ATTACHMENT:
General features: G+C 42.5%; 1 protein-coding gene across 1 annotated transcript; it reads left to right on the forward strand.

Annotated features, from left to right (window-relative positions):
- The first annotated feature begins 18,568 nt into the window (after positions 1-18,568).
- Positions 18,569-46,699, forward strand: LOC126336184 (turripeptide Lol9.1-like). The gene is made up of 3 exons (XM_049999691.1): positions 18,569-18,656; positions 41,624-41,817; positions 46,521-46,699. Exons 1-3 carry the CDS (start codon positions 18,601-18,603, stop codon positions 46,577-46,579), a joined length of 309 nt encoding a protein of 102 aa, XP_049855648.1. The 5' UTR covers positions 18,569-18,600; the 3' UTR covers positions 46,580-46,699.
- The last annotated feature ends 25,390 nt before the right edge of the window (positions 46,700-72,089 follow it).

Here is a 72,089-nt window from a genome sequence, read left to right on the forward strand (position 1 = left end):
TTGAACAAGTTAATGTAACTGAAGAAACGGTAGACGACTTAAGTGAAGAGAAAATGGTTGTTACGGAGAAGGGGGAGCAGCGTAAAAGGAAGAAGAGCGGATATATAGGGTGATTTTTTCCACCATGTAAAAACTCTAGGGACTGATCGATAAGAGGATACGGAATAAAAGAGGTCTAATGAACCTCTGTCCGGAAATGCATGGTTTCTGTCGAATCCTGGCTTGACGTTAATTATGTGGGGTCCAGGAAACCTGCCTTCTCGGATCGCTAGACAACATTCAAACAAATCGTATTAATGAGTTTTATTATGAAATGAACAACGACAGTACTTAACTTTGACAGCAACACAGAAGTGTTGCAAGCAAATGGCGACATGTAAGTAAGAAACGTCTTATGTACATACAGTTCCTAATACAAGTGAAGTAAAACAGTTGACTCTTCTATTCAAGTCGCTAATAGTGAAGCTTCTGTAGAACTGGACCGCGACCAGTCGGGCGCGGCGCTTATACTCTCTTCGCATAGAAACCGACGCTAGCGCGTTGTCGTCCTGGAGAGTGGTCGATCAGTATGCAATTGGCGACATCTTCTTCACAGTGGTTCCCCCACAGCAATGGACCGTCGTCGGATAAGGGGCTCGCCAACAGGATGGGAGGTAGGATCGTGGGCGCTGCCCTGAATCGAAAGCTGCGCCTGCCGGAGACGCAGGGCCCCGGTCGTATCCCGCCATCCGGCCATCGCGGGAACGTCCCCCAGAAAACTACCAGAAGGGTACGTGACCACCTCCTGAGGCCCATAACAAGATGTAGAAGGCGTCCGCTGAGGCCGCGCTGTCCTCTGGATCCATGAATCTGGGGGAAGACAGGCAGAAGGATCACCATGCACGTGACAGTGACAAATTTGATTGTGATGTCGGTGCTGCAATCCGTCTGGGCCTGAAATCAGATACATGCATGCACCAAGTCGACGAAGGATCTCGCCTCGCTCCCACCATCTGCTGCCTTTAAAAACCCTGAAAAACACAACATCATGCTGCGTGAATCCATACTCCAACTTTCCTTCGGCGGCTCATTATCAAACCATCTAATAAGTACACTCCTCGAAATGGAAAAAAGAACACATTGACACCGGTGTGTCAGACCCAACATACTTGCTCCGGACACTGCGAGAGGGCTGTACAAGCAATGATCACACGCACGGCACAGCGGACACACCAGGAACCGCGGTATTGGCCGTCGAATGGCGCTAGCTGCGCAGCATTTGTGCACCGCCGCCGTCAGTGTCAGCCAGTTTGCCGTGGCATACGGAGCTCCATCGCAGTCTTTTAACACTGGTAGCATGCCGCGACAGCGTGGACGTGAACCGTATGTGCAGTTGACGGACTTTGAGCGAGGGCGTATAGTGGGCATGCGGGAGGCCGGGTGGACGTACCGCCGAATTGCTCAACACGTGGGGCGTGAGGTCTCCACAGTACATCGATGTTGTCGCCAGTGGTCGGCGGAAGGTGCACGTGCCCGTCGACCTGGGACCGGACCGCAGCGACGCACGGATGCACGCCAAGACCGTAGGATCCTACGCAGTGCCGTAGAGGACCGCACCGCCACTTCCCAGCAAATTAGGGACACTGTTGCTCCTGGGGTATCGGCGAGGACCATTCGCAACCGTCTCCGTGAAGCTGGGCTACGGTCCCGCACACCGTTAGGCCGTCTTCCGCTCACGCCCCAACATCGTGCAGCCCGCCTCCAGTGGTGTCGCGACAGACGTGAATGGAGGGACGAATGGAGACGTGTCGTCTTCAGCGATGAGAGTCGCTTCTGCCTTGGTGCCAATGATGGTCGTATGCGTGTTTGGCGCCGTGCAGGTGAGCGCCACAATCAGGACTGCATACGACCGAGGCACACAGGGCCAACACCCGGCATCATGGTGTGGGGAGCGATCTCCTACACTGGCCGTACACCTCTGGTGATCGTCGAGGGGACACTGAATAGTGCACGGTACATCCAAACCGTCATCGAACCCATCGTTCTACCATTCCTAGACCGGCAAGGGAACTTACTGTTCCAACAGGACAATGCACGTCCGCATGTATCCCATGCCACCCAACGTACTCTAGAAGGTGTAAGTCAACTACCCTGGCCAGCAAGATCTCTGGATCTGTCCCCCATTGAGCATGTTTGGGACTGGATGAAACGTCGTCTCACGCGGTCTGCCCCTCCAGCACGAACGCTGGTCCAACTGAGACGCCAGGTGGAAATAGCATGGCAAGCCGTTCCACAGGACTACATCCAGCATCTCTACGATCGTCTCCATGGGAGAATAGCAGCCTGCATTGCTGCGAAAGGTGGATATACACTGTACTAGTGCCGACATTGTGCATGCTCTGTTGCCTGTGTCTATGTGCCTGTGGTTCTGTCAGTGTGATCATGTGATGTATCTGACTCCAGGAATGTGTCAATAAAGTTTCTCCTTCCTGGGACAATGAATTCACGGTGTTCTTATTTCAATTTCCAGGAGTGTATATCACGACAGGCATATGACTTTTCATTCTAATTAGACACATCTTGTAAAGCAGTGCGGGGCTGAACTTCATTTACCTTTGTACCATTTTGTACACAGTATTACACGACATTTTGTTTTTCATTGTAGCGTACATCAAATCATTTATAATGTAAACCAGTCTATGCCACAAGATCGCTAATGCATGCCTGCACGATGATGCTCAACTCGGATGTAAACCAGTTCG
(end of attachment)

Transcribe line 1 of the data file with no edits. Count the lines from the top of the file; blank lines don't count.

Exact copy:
General features: G+C 42.5%; 1 protein-coding gene across 1 annotated transcript; it reads left to right on the forward strand.